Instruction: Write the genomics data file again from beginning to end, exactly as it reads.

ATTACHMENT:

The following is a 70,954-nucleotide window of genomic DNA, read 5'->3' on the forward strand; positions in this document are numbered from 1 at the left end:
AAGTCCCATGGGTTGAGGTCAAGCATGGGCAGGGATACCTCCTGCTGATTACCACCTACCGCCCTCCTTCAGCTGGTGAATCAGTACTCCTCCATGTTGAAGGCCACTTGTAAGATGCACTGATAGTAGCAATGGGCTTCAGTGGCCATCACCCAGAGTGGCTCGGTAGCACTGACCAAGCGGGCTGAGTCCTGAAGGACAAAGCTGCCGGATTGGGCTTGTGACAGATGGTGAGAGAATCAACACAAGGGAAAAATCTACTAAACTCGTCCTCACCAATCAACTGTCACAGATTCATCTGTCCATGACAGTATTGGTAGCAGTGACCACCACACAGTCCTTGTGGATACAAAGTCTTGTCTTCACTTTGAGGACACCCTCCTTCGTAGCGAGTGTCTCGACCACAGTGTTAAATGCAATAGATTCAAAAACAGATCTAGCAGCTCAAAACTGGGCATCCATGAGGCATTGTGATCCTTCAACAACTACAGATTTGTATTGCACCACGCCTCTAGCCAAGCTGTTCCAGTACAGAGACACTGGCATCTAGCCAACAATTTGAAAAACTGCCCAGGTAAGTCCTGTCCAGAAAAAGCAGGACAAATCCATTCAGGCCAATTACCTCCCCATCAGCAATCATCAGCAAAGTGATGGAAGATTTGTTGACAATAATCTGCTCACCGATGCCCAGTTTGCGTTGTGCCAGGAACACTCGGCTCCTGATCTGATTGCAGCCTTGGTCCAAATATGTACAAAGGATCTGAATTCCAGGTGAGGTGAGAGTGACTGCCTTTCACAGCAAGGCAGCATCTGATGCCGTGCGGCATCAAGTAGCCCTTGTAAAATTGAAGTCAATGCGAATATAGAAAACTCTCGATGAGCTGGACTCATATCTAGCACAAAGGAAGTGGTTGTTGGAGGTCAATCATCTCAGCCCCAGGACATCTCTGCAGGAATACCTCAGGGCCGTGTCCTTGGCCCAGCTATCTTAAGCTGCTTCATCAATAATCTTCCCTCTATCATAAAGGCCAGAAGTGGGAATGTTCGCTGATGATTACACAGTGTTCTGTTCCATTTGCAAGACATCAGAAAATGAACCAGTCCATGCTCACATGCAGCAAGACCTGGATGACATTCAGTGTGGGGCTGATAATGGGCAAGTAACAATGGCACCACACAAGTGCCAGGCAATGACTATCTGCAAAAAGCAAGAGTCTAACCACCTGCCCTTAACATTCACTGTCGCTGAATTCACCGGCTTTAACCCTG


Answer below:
The following is a 70,954-nucleotide window of genomic DNA, read 5'->3' on the forward strand; positions in this document are numbered from 1 at the left end:
AAGTCCCATGGGTTGAGGTCAAGCATGGGCAGGGATACCTCCTGCTGATTACCACCTACCGCCCTCCTTCAGCTGGTGAATCAGTACTCCTCCATGTTGAAGGCCACTTGTAAGATGCACTGATAGTAGCAATGGGCTTCAGTGGCCATCACCCAGAGTGGCTCGGTAGCACTGACCAAGCGGGCTGAGTCCTGAAGGACAAAGCTGCCGGATTGGGCTTGTGACAGATGGTGAGAGAATCAACACAAGGGAAAAATCTACTAAACTCGTCCTCACCAATCAACTGTCACAGATTCATCTGTCCATGACAGTATTGGTAGCAGTGACCACCACACAGTCCTTGTGGATACAAAGTCTTGTCTTCACTTTGAGGACACCCTCCTTCGTAGCGAGTGTCTCGACCACAGTGTTAAATGCAATAGATTCAAAAACAGATCTAGCAGCTCAAAACTGGGCATCCATGAGGCATTGTGATCCTTCAACAACTACAGATTTGTATTGCACCACGCCTCTAGCCAAGCTGTTCCAGTACAGAGACACTGGCATCTAGCCAACAATTTGAAAAACTGCCCAGGTAAGTCCTGTCCAGAAAAAGCAGGACAAATCCATTCAGGCCAATTACCTCCCCATCAGCAATCATCAGCAAAGTGATGGAAGATTTGTTGACAATAATCTGCTCACCGATGCCCAGTTTGCGTTGTGCCAGGAACACTCGGCTCCTGATCTGATTGCAGCCTTGGTCCAAATATGTACAAAGGATCTGAATTCCAGGTGAGGTGAGAGTGACTGCCTTTCACAGCAAGGCAGCATCTGATGCCGTGCGGCATCAAGTAGCCCTTGTAAAATTGAAGTCAATGCGAATATAGAAAACTCTCGATGAGCTGGACTCATATCTAGCACAAAGGAAGTGGTTGTTGGAGGTCAATCATCTCAGCCCCAGGACATCTCTGCAGGAATACCTCAGGGCCGTGTCCTTGGCCCAGCTATCTTAAGCTGCTTCATCAATAATCTTCCCTCTATCATAAAGGCCAGAAGTGGGAATGTTCGCTGATGATTACACAGTGTTCTGTTCCATTTGCAAGACATCAGAAAATGAACCAGTCCATGCTCACATGCAGCAAGACCTGGATGACATTCAGTGTGGGGCTGATAATGGGCAAGTAACAATGGCACCACACAAGTGCCAGGCAATGACTATCTGCAAAAAGCAAGAGTCTAACCACCTGCCCTTAACATTCACTGTCGCTGAATTCACCGGCTTTAACCCTG